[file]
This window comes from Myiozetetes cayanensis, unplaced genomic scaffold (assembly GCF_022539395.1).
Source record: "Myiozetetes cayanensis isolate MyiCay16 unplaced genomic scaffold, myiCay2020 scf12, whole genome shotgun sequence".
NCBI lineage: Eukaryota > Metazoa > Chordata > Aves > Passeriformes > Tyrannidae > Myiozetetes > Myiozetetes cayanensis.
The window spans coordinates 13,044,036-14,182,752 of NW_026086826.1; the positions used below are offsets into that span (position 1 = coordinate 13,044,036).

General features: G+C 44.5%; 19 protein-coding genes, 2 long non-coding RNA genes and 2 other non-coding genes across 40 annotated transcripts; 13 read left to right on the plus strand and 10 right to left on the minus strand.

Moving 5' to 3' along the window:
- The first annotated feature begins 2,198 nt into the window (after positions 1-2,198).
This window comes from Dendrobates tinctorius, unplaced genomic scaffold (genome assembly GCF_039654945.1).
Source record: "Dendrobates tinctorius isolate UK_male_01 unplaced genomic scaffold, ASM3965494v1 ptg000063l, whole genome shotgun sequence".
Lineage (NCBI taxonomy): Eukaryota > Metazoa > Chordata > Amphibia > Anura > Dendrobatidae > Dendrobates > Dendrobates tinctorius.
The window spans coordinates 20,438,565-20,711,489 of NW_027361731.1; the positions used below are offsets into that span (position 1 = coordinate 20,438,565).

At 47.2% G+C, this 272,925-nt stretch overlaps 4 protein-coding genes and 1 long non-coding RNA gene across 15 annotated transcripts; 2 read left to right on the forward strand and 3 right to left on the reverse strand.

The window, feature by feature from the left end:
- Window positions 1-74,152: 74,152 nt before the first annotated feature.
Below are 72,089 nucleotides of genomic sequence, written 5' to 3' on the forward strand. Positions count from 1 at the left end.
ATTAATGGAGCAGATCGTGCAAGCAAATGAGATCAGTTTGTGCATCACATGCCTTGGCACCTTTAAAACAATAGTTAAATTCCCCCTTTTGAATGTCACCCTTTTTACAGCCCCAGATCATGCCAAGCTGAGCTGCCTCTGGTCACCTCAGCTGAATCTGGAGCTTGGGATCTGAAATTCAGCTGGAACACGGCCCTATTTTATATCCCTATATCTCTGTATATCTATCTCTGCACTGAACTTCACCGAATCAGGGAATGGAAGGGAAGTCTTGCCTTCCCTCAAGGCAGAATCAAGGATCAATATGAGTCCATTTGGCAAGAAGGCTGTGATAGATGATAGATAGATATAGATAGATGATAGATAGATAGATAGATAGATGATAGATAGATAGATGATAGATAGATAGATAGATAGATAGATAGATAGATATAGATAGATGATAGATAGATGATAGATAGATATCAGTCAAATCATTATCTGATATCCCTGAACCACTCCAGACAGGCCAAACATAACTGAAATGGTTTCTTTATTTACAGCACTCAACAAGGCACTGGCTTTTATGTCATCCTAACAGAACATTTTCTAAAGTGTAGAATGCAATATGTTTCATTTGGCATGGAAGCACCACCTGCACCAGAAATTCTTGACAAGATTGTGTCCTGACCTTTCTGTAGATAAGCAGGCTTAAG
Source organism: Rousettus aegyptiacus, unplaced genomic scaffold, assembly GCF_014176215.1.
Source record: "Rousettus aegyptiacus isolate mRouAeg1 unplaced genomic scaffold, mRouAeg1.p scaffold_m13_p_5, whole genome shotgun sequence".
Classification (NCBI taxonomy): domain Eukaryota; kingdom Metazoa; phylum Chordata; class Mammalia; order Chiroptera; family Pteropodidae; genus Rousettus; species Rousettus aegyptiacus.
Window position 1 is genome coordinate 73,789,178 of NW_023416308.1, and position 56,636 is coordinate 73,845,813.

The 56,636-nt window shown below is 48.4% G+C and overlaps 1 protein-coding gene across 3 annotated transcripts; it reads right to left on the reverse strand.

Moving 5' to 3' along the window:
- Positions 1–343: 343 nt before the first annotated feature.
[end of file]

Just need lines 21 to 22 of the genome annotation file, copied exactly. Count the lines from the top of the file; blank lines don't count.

The 56,636-nt window shown below is 48.4% G+C and overlaps 1 protein-coding gene across 3 annotated transcripts; it reads right to left on the reverse strand.

Moving 5' to 3' along the window: